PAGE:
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Taking Meds While Pregnant: FDA Seeks Answers on Risks

Can you take that prescription drug while pregnant?

The FDA wants to find out. The agency is taking a closer look at the risks and benefits of taking drugs during pregnancygiven that there is a general lack of information on the topic. Also, many expectant moms have concerns about taking medications.

Relatively few prescription drugs have been approved for use during pregnancy, and many others other have never included pregnant women as part of clinical trials. As a result, the potential risks from drugs that pregnant women need for illnesses or medical conditions are largely unknown.

Nearly half of the 6.3 million women while pregnancy  annually take at least 1 medication, and between 1976 through 2008, the number of pregnant women who used a prescription drug rose 60%.

The 21st Century Cures Act, which was enacted in December, boosts funding for medical research and aims to speed approval of new drugs. The legislation also established the Task Force on Research Specific to Pregnant Women and Lactating Womento address and research safe and effective ways for pregnant women to take care of medical conditions and illnesses that require prescription medication. A 2-day public meetingof the task force ends today.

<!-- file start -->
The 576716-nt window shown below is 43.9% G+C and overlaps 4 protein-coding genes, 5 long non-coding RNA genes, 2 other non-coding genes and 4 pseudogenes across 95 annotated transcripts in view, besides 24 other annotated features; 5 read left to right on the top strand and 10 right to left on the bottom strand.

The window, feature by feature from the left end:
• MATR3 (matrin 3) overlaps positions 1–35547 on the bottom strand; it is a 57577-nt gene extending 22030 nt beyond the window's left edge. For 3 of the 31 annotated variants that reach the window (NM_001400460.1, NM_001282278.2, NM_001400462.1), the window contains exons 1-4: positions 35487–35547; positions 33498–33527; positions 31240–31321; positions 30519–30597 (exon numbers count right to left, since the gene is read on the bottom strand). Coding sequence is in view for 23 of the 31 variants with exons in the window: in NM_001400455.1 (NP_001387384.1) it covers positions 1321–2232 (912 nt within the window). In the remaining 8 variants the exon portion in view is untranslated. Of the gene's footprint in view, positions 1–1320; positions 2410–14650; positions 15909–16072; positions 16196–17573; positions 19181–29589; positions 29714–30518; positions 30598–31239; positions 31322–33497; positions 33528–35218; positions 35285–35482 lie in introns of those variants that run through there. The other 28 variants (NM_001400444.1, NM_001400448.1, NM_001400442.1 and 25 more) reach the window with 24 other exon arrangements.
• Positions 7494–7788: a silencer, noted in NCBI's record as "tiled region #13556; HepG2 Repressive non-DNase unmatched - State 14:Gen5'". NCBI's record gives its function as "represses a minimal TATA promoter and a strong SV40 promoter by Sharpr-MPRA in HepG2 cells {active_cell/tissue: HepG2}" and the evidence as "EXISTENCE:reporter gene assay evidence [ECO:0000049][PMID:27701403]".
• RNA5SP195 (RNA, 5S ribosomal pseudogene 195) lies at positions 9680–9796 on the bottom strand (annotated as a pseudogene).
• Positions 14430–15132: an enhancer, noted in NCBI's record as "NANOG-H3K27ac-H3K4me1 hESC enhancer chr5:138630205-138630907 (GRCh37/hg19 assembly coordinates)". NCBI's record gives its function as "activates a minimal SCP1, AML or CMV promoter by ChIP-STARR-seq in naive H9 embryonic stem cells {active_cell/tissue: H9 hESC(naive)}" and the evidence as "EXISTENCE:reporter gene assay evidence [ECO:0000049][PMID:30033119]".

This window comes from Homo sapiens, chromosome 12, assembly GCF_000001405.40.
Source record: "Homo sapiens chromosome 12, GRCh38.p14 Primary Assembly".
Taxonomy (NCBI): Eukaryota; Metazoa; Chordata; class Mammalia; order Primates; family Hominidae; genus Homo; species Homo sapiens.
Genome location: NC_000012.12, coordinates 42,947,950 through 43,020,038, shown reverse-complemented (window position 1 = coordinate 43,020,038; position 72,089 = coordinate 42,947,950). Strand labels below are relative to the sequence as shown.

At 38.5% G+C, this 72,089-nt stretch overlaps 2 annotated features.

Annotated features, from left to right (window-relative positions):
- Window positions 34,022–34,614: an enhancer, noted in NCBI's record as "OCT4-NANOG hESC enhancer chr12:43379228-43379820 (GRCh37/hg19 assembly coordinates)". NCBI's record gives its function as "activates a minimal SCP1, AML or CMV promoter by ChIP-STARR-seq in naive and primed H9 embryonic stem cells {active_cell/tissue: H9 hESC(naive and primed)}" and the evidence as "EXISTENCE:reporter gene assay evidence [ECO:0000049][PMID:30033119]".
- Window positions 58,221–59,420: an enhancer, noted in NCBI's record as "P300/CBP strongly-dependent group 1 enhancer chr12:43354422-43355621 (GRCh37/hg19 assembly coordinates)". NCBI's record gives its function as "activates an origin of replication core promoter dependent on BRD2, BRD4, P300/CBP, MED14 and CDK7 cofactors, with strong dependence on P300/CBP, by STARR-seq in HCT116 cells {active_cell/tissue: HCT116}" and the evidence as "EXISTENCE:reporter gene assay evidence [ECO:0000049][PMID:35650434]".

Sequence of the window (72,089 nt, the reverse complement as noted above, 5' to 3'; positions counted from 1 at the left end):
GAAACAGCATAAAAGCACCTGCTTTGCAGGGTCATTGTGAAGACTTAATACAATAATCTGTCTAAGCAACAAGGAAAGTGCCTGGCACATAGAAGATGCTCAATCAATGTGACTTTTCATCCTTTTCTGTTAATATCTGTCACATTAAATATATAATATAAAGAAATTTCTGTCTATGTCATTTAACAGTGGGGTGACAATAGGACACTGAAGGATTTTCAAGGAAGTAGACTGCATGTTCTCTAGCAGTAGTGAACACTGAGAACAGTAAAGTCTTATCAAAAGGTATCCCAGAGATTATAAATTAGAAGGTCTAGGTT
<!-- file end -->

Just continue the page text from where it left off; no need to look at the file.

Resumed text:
Within the next 18 months, the group will develop a report that will discuss potential alternative methods for pregnant women to manage any medical conditions, as well as provide a summary of prescription medications that are not safe for women to take while pregnant.

The report will address a wide range of topics such as vaccine safety, MRI effects on pregnant women, drug toxicity, and tobacco use and their impacts on pregnant women. Much of the research used in the making of this report is using “predictive modeling,” which uses large amounts of data to predict how women might react to a drug without actually being exposed to the medication.

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